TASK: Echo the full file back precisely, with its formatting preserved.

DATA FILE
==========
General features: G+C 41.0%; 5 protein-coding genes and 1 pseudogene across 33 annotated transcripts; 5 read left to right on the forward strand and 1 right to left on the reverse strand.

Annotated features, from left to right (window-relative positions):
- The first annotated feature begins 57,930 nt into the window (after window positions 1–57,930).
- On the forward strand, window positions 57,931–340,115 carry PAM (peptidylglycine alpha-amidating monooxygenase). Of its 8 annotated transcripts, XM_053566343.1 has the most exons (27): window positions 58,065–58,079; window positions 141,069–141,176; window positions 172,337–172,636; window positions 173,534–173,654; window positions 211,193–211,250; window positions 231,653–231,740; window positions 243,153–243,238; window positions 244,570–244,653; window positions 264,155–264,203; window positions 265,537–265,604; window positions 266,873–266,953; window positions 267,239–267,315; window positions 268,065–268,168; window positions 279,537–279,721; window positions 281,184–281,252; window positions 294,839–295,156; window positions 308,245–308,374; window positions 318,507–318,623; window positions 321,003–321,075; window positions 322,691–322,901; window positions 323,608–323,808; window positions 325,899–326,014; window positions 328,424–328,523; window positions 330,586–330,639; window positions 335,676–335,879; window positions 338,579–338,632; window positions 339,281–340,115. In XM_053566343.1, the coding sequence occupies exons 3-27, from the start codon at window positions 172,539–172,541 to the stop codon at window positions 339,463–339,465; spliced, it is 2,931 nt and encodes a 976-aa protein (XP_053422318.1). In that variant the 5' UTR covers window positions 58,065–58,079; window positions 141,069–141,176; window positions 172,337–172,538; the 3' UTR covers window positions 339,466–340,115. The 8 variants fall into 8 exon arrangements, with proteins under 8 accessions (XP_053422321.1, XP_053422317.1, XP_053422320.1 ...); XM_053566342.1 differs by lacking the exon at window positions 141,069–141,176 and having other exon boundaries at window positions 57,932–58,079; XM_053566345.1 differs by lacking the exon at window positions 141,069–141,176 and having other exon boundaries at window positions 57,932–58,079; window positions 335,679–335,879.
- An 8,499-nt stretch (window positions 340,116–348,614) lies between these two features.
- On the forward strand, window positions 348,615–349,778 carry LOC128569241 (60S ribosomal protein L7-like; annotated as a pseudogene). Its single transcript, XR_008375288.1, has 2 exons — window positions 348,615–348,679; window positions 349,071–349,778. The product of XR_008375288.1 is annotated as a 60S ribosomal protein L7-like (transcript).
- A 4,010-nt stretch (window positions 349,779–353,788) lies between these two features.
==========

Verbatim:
General features: G+C 41.0%; 5 protein-coding genes and 1 pseudogene across 33 annotated transcripts; 5 read left to right on the forward strand and 1 right to left on the reverse strand.

Annotated features, from left to right (window-relative positions):
- The first annotated feature begins 57,930 nt into the window (after window positions 1–57,930).
- On the forward strand, window positions 57,931–340,115 carry PAM (peptidylglycine alpha-amidating monooxygenase). Of its 8 annotated transcripts, XM_053566343.1 has the most exons (27): window positions 58,065–58,079; window positions 141,069–141,176; window positions 172,337–172,636; window positions 173,534–173,654; window positions 211,193–211,250; window positions 231,653–231,740; window positions 243,153–243,238; window positions 244,570–244,653; window positions 264,155–264,203; window positions 265,537–265,604; window positions 266,873–266,953; window positions 267,239–267,315; window positions 268,065–268,168; window positions 279,537–279,721; window positions 281,184–281,252; window positions 294,839–295,156; window positions 308,245–308,374; window positions 318,507–318,623; window positions 321,003–321,075; window positions 322,691–322,901; window positions 323,608–323,808; window positions 325,899–326,014; window positions 328,424–328,523; window positions 330,586–330,639; window positions 335,676–335,879; window positions 338,579–338,632; window positions 339,281–340,115. In XM_053566343.1, the coding sequence occupies exons 3-27, from the start codon at window positions 172,539–172,541 to the stop codon at window positions 339,463–339,465; spliced, it is 2,931 nt and encodes a 976-aa protein (XP_053422318.1). In that variant the 5' UTR covers window positions 58,065–58,079; window positions 141,069–141,176; window positions 172,337–172,538; the 3' UTR covers window positions 339,466–340,115. The 8 variants fall into 8 exon arrangements, with proteins under 8 accessions (XP_053422321.1, XP_053422317.1, XP_053422320.1 ...); XM_053566342.1 differs by lacking the exon at window positions 141,069–141,176 and having other exon boundaries at window positions 57,932–58,079; XM_053566345.1 differs by lacking the exon at window positions 141,069–141,176 and having other exon boundaries at window positions 57,932–58,079; window positions 335,679–335,879.
- An 8,499-nt stretch (window positions 340,116–348,614) lies between these two features.
- On the forward strand, window positions 348,615–349,778 carry LOC128569241 (60S ribosomal protein L7-like; annotated as a pseudogene). Its single transcript, XR_008375288.1, has 2 exons — window positions 348,615–348,679; window positions 349,071–349,778. The product of XR_008375288.1 is annotated as a 60S ribosomal protein L7-like (transcript).
- A 4,010-nt stretch (window positions 349,779–353,788) lies between these two features.